(Bloomberg) -- The U.K. is homing in on a solution to the shortage of ventilators needed to address the growing coronavirus crisis with help from Formula 1 motor racing teams and corporate giants such as Siemens AG and Airbus SE.
Prime Minister Boris Johnson last week appealed to manufacturers of all stripes to help build 30,000 ventilators so that the National Health System doesn’t run out of capacity. The publicly funded system only has just over 8,000 of the devices in operation today.
Adding urgency to the challenge is the rising number of U.K. cases of coronavirus: on Tuesday, the Health Department announced more than 1,400 new cases and 87 more deaths. Health service chiefs have warned that a lack of ventilators may soon force doctors to choose which patients get access to the life-saving equipment.
While production of the new devices is yet to start, progress has been swift, and an announcement on the way forward is likely in the coming days, according to two people familiar with the matter, who asked not to be identified because they weren’t authorized to speak publicly.
Ventilator Makers Can Speed Up, But They Face Shortages of Parts
Johnson’s request caused initial confusion, with some dismissing his ambition as unfeasible. But three groups have been formed: one is looking at scaling up production of existing ventilators, the second at designing new models, and the third at reverse-engineering them.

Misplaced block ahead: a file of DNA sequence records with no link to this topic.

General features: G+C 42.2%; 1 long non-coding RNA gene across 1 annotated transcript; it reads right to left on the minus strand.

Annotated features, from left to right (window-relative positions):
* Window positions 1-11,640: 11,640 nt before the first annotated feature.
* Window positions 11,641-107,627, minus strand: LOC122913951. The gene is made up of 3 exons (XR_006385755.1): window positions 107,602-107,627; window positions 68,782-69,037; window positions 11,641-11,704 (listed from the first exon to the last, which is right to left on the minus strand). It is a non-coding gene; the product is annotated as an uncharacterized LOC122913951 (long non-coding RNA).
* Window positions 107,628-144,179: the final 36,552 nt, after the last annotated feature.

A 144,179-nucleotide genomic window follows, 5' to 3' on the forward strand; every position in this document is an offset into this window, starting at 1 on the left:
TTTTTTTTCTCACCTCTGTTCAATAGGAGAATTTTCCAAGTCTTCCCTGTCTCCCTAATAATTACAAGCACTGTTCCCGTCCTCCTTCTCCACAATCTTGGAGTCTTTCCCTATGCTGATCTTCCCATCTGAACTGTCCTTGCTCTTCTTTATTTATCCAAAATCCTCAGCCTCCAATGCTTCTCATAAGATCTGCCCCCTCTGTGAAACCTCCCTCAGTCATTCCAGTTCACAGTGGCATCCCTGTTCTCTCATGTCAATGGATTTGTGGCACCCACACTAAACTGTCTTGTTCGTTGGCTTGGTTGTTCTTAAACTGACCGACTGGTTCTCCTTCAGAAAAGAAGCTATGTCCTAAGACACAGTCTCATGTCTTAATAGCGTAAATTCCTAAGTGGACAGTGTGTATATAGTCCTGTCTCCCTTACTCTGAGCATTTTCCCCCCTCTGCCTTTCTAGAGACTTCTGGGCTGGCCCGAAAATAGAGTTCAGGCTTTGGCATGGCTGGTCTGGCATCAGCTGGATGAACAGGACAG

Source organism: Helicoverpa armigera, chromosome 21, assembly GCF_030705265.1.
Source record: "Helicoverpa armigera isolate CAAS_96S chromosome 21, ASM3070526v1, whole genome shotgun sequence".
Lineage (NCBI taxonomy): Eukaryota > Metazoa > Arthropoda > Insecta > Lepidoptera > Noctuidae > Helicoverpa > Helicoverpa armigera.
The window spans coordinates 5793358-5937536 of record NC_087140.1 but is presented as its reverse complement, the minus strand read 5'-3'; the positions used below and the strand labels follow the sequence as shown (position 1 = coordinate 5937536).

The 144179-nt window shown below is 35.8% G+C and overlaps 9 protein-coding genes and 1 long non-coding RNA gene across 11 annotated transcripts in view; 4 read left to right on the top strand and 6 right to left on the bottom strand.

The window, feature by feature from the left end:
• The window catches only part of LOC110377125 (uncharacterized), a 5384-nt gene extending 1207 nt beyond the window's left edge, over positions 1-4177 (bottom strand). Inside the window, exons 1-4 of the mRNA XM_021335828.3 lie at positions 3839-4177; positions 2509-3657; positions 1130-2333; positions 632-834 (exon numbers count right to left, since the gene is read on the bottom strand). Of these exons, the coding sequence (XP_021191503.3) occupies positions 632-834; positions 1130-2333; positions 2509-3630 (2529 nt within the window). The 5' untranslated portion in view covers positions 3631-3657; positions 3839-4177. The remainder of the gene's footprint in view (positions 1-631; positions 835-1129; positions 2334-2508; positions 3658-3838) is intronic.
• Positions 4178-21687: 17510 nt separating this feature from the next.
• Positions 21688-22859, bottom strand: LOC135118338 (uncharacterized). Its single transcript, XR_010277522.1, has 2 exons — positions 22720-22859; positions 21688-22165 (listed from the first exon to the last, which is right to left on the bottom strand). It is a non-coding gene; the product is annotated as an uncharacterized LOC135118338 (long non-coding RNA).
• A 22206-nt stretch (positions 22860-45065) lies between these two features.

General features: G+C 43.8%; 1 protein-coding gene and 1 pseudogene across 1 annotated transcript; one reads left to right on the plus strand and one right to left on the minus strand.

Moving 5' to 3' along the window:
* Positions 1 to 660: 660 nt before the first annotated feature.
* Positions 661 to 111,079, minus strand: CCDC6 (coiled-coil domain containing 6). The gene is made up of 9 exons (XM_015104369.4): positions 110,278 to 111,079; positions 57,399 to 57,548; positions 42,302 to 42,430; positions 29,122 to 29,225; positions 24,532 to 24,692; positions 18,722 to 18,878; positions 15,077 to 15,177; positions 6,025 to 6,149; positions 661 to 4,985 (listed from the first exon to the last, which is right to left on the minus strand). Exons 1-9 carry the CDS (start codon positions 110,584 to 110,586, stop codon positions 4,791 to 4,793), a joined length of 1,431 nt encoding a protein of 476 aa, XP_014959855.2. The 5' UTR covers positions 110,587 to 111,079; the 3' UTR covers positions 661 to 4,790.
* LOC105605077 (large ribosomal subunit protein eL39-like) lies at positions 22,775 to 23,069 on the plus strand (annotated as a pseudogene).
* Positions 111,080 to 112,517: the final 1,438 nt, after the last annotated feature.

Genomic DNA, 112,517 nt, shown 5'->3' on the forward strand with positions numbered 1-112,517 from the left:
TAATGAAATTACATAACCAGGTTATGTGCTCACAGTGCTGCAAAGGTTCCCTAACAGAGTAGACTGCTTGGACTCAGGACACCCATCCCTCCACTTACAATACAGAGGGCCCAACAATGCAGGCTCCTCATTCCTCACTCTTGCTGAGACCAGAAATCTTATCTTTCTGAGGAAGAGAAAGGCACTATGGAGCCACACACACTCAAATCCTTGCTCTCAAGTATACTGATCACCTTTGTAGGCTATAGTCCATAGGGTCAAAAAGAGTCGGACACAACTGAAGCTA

The first of those groups -- which includes Airbus, Siemens, Smiths Group Plc and the Mercedes and McLaren Formula 1 teams -- is working on two designs: one for non-critical patients, which can be produced in relatively high numbers, and one for patients in critical care, according to one of the people. Also in the group is Penlon Ltd., which already makes anesthesia machines that perform some of the functions of intensive care ventilators.
On March 20, Formula 1 issued a statement saying a collective of U.K.-based teams were working on the ventilator project. “All the teams have expert design, technology and production capabilities, and specialize in rapid prototyping and high value manufacturing, which is hoped can be applied to the critical needs set out by government,” it said.
Seven F1 teams are focused on rapid prototyping and design, as well as validation and testing, according to one of the people familiar. The manufacturers would then step in to produce the devices in bulk.
The U.K. isn’t alone in seeking help from business to deal with the coronavirus: in the U.S., Ford Motor Co. and General Motors Co. are helping to step up production of respiratory devices.
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